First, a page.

From today’s Macworld article, When app makers behave badly:
Far too many apps seek your public praise with in-app alerts asking you to take a moment to review the app on the App Store. Of course, doing so interrupts your flow and would require that you exit the app completely. If I like an app enough—or dislike one enough—I’ll write a review without further prompting.
Actually, you probably won’t, but it doesn’t matter. More reviews and higher ratings1 can drive sales, but a highly satisfied customerbase drives a lot more.
When someone has spent $4.99 for my app, they’re entitled to a hassle-free experience. I wouldn’t feel right shoving a dialog box in their face a few days later asking for a time-consuming favor when they’re trying to read.
To me, once you’ve paid that $4.99, you get a first-class, luxury experience. I want you to feel great about having bought the app. And every time an update comes out that adds a bunch of features at no additional charge, I want you to feel like you can’t believe how much more value I’m giving you.
People who feel that great about having bought the app are the ones who tell their friends, or the internet public, to go buy it for themselves. And that’s far better for my sales than any App Store review will ever be. If you’re searching for the app by name because you heard it was great, you’re probably already going to buy it, and it doesn’t really matter what someone says below the screenshots.2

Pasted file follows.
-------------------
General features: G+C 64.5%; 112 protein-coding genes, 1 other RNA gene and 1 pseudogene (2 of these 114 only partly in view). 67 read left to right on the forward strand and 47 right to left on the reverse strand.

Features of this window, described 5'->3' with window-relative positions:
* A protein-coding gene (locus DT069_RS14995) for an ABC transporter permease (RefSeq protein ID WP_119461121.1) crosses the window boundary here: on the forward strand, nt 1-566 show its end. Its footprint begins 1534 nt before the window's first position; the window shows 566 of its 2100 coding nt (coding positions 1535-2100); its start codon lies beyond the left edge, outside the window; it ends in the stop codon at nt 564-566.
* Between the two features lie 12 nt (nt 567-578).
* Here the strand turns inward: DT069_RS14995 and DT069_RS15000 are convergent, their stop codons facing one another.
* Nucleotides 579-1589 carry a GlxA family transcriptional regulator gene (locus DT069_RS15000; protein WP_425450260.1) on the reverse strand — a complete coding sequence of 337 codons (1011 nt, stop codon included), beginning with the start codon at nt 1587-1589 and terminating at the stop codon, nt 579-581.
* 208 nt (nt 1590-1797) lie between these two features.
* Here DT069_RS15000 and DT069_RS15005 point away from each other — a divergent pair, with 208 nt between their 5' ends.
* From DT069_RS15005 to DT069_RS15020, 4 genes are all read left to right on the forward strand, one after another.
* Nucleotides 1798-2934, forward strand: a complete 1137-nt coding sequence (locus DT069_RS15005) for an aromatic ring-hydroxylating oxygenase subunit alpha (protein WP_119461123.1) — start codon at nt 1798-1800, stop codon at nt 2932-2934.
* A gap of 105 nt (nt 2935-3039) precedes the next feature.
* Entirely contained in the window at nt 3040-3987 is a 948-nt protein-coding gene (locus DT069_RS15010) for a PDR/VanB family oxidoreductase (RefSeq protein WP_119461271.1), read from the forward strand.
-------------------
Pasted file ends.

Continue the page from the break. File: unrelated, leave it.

Creating more of those devoted customers by giving them a great product is a far better investment in your app’s future than annoying and interrupting them with a dialog that makes you appear cheap and desperate.
I have to wonder how good the reviews tend to be when they were prompted by an annoyance. Do a lot of people really go leave positive reviews, who otherwise wouldn’t have done so, when they see these dialogs? ↩
On the iPad 2’s launch day, due to an iTunes Connect glitch, there were no screenshots in Instapaper’s listing in the App Store, and the top few reviews were horrible because of a minor bug in the previous version. Yet it was one of my highest sales days ever, because even a $4.99 app with no screenshots and bad reviews is appealing if your iDevice-owning friend has been raving about it to you for months. ↩